This summer I started working with the community garden sponsored by our church. Our church sits on the outskirts of town, and lies on a road where modern neighborhoods have filled the gaps that once separated old farms. Between late model homes where the closest thing to agriculture is mowing the grass, there are old barns and crop land, pig and goat pens, and the occasional horse and cow pasture and tractor for sale. The community garden lays about three hundred yards off the road, at the end of a field behind the church’s steel bus barn. The road is a two-track road worn across a pasture, crossing a dry-season creek, and then leading up to the garden, 36 four-by-twenty foot plots separated by mulched walking paths. Driving the two track takes me back to afternoons driving fire roads through the national forest and power line right of ways. I always drove slowly with the chance that I might see a herd of deer or turkey grazing. At the church rabbits young and old hop out of the two-track, and there are usually anywhere from four to six in the garden, grazing on beans, peas, broccoli, and lettuce.
We put up a heavy orange plastic mesh fence, the kind used around construction sites to keep curious people out of harm’s way. The rabbits chewed right through that. We found neatly round entrance and exit holes at each end of the garden. Some people tried putting human hair in socks tied to garden stakes, pepper spray, and live traps. After the third planting of beans had been nibbled to the ground, I drove over to Ultimate Outdoors, a gun store that sells hunting and fishing supplies.
When I walked into the store, there were a group of old men sitting in chairs, apparently passing the time of day like you might expect in a Faulkner novel. Even dressed in my summer uniform, khaki cargo shorts and dirty t-shirt, I felt out of place. The walls of the store were lined with rifles and shotguns, like an armory prepared for civil unrest. Everyone turned to look at me, and I was glad I hadn’t worn my Bisons for Obama t-shirt that day. I wandered around for a couple of minutes, perfectly willing to find what I was looking for on my own, but a clerk finally asked me what I wanted.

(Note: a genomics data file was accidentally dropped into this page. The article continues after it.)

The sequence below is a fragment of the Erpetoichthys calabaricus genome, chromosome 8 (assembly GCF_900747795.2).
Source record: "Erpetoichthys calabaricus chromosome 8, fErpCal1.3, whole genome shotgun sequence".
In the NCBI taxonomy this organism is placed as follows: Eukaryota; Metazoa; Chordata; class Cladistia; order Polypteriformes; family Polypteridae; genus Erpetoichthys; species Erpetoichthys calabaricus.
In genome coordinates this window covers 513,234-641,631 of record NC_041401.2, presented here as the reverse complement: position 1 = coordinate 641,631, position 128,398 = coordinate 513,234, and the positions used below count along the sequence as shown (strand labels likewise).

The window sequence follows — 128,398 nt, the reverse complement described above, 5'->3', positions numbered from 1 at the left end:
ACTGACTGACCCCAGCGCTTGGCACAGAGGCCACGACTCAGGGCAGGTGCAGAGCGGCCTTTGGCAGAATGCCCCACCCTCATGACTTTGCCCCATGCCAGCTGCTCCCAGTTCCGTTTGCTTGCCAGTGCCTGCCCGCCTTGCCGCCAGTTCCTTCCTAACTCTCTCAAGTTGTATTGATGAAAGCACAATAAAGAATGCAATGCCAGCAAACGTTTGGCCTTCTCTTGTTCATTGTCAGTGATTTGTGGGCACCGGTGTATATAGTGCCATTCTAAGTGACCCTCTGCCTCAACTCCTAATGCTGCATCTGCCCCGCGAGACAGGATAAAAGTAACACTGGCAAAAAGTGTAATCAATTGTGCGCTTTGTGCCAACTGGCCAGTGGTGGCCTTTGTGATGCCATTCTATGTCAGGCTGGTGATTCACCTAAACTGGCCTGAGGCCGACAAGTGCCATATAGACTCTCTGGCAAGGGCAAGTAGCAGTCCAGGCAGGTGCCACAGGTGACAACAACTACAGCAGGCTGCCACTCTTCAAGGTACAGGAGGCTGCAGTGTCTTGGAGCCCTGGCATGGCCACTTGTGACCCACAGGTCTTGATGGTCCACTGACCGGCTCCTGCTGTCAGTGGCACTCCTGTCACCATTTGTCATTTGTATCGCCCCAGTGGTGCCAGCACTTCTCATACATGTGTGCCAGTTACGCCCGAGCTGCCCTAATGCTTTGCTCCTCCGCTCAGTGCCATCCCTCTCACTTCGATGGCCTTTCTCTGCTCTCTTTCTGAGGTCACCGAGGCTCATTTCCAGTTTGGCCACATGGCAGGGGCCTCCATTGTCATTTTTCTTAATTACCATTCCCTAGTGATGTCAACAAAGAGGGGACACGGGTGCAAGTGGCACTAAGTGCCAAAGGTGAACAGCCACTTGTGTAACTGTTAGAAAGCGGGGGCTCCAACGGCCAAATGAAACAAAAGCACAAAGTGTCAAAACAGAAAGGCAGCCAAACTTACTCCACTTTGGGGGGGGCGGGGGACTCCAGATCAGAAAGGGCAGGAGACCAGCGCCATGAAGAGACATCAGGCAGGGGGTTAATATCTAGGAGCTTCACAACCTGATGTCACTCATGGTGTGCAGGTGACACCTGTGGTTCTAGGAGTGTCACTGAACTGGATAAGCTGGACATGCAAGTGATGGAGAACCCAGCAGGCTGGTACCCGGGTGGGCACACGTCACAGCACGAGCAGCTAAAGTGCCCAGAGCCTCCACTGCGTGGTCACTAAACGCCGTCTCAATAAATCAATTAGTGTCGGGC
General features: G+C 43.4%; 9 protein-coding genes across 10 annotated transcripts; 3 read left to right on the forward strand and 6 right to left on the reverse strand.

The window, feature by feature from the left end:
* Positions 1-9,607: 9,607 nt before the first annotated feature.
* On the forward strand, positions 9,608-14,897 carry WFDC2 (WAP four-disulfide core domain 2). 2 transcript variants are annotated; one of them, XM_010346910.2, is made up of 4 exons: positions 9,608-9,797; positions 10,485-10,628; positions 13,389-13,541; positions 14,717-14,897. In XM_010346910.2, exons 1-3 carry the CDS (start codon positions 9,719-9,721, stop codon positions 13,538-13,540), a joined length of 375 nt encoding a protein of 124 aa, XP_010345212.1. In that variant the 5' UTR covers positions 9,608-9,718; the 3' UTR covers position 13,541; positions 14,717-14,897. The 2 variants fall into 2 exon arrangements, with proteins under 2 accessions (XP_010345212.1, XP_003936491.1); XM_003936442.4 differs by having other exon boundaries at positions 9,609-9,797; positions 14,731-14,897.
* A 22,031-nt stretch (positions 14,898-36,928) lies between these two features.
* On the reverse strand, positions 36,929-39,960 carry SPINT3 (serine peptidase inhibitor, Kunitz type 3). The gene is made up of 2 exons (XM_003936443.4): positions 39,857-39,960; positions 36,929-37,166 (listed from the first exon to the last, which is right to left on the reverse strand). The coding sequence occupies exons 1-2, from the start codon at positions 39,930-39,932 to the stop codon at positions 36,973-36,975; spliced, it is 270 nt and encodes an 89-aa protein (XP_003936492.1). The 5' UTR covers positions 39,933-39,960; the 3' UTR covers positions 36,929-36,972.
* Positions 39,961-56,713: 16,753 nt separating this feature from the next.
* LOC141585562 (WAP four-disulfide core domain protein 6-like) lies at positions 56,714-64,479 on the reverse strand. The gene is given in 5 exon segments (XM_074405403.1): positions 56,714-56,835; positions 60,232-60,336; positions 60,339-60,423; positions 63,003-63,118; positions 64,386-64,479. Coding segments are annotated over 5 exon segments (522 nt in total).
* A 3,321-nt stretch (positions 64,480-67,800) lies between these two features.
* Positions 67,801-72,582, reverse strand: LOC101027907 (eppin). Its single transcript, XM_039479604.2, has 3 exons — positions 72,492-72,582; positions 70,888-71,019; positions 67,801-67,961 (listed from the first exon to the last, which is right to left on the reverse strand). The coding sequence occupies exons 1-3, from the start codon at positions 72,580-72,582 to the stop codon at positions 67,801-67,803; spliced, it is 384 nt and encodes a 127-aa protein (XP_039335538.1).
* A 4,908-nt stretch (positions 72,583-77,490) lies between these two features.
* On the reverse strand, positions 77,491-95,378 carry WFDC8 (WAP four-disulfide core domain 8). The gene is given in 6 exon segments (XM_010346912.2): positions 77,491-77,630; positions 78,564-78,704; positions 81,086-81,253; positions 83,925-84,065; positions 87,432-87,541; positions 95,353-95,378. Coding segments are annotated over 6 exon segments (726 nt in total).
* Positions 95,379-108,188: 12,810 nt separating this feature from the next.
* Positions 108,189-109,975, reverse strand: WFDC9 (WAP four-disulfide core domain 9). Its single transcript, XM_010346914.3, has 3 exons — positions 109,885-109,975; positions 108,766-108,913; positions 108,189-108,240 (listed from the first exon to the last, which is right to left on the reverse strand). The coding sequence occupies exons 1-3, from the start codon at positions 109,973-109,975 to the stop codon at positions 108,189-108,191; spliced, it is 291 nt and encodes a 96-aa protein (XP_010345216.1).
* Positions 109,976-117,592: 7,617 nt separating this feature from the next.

“Fox urine,” I said. “You guys carry trapping supplies?”
“I’ll show you what we got,” he said. He led me over to the deer hunting display and showed me a four ounce bottle of fox scent, designed to hide human scent from whatever I might be hunting.
“I got rabbits in my garden, eating my beans as fast as they sprout.”
“Twenty-two’ll take care of that,” one of the old timers said.
“It’s in the city limits,” I said, not wanting to explain that I didn’t want to kill anything.
“Twenty-two shorts, then.” Everyone in the little group laughed and nodded.
“Yeah. Well I really just want to scare them off.”
“Coyote piss is what you need,” another guy offered. “I use it on my traps. I got a web site here where you can buy it by the quart.” He pulled out his cell phone and started keying through his numbers, but he couldn’t find it. He gave me as much of the company name as he could remember and I wrote it on the fox urine package. “Well, all you got to do is search it on Google. Just put in ‘coyote urine’ and it’ll come right up.”
I thanked him and paid for the fox urine. That evening I bought a spray bottle at Dollar General and headed for the garden. Fox urine smells about like you’d expect, musky and strong, a scent that several hand washings won’t take completely off, and I mixed up a solution carefully. I sprayed it around the edges of my garden plots, trying to create a clear chemical barrier between my freshly sprouted beans and the pathway, careful not to hit the plants because I feared it would kill them. It was strong. My wife walked away, nauseated. The scent lingered in the bucket that I had placed the opened bottle in, making it useless for other applications.
A few days later my fourth planting of beans had been nibbled back to bare ground.